And that’s how we like to imagine the rumored MechWarrior movie began its development. But it probably isn’t. Joystiq’s claiming that Michael Eisner’s The Tornante Company is helming the project, as Eisner owns the rights to the franchise at the moment. Apparently, Michael Gordon, the man behind such cinematic greats as Godzilla and G.I. Joe: Rise of Cobra is directing. Other than that, nothing else is known. We’ll let you know when – or if – we hear more.
The number of decent videogame movies can scarcely be counted on two hands (and even then, it only works if you count Metal Gear Solid 4 as a movie), but World of Warcraft’s cinematic debut is looking to turn that trend around. First, the film snagged The Dark Knight’s producer, and now Spiderman director Sam Raimi is lending his significant skills in the field of not being Uwe Boll to the project.
“Blizzard Entertainment and Legendary Pictures have a shared vision for this film and we searched at length to find the very best director to bring that vision to life,” said Paul Sams, chief operating officer of Blizzard.
“From our first conversation with Sam, we could tell he was the perfect choice. Sam knows how to simultaneously satisfy the enthusiasts and the mainstream audience that might be experiencing that content for the first time. We’re looking forward to working with him to achieve that here.”
In addition to the Spiderman films, Raimi has also directed “Evil Dead” and the recent “Drag Me to Hell,” among others. Honestly though, while we’re sure Raimi‘s got something special planned for the WoW movie, we’d love to see Blizzard’s cinematic team branch its talent tree into the realm of movie magic. If WoW looked as mind-blowing as they make it out to be, well, even the four people who aren’t currently addicted to Blizzard's potent substance might give it a shot.
Microsoft’s adverts have been getting stranger and stranger, and their offering for Office 2010 is no different.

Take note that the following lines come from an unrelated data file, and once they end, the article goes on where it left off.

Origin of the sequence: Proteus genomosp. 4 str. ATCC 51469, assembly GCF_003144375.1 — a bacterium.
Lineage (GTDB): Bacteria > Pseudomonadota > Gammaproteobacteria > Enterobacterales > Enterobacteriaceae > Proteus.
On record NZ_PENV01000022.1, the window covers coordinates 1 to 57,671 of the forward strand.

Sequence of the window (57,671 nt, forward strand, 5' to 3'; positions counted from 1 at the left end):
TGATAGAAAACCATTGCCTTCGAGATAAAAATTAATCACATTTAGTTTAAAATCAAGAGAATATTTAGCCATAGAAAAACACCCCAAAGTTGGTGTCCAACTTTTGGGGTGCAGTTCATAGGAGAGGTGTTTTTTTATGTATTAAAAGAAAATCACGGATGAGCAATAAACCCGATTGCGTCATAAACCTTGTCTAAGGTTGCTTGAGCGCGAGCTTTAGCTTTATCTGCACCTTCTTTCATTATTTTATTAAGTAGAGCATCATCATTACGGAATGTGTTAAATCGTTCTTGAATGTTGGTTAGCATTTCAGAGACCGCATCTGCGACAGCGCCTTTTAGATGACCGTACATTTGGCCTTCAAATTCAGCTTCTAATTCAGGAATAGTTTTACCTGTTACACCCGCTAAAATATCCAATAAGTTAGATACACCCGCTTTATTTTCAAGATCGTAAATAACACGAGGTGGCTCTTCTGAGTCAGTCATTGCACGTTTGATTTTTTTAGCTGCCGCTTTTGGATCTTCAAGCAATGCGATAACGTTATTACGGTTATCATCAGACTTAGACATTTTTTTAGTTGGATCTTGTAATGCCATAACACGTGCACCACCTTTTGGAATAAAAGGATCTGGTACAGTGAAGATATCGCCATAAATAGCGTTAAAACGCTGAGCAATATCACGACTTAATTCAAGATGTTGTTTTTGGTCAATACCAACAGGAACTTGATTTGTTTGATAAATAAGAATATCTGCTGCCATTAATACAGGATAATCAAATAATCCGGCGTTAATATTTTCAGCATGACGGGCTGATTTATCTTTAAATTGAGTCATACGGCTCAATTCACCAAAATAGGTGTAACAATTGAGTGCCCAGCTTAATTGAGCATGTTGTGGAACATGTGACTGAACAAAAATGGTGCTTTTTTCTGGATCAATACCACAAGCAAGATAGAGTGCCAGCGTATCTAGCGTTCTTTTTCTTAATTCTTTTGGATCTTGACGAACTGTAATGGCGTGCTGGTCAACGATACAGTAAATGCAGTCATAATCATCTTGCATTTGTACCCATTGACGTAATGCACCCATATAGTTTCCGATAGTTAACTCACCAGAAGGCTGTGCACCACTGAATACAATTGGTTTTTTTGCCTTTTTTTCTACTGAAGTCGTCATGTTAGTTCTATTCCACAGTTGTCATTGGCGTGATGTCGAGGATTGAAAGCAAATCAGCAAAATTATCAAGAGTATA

The advert comes packaged as a trailer for the action flick, “Office 2010: The Movie.” The basis for the film is simple, there’s a rogue font on the loose that causes anyone reading it to fall into a state of hypnosis and believe everything that they read. It’s then up to a mentally scarred agent to save everyone, despite the recent loss of his partner (Clippy). The trailer is filled with enough special effects to be a Michael Bay movie, and comes with nerd humor all along the way. So, if you’re interested in checking it out, you can do so here.
As for actual information about Office 2010, Microsoft will be offering a technical preview later in the month. If you’re interested, you can find additional information on their site.
According to Variety, Columbia Pictures is putting the pieces in place to release "The Social Network," a film about the formation of Facebook. David Fincher appears to be the front runner to direct the new flick, who's previous works include The Curious Case of Benjamin Button, Panic Room, Fight Club, and others.
As for the movie itself, Variety says the film will focus on the 2004 creation of Facebook by then Harvard sophomore Mark Zuckerberg and follow the social networking site's evolution to where it is today, over 200 million members strong.
This isn't the first time social networking has been linked to Hollywood. A Twitter-based reality show is also said to be under way, which will seek to "put ordinary people on the trail of celebrities in a revolutionary competitive format."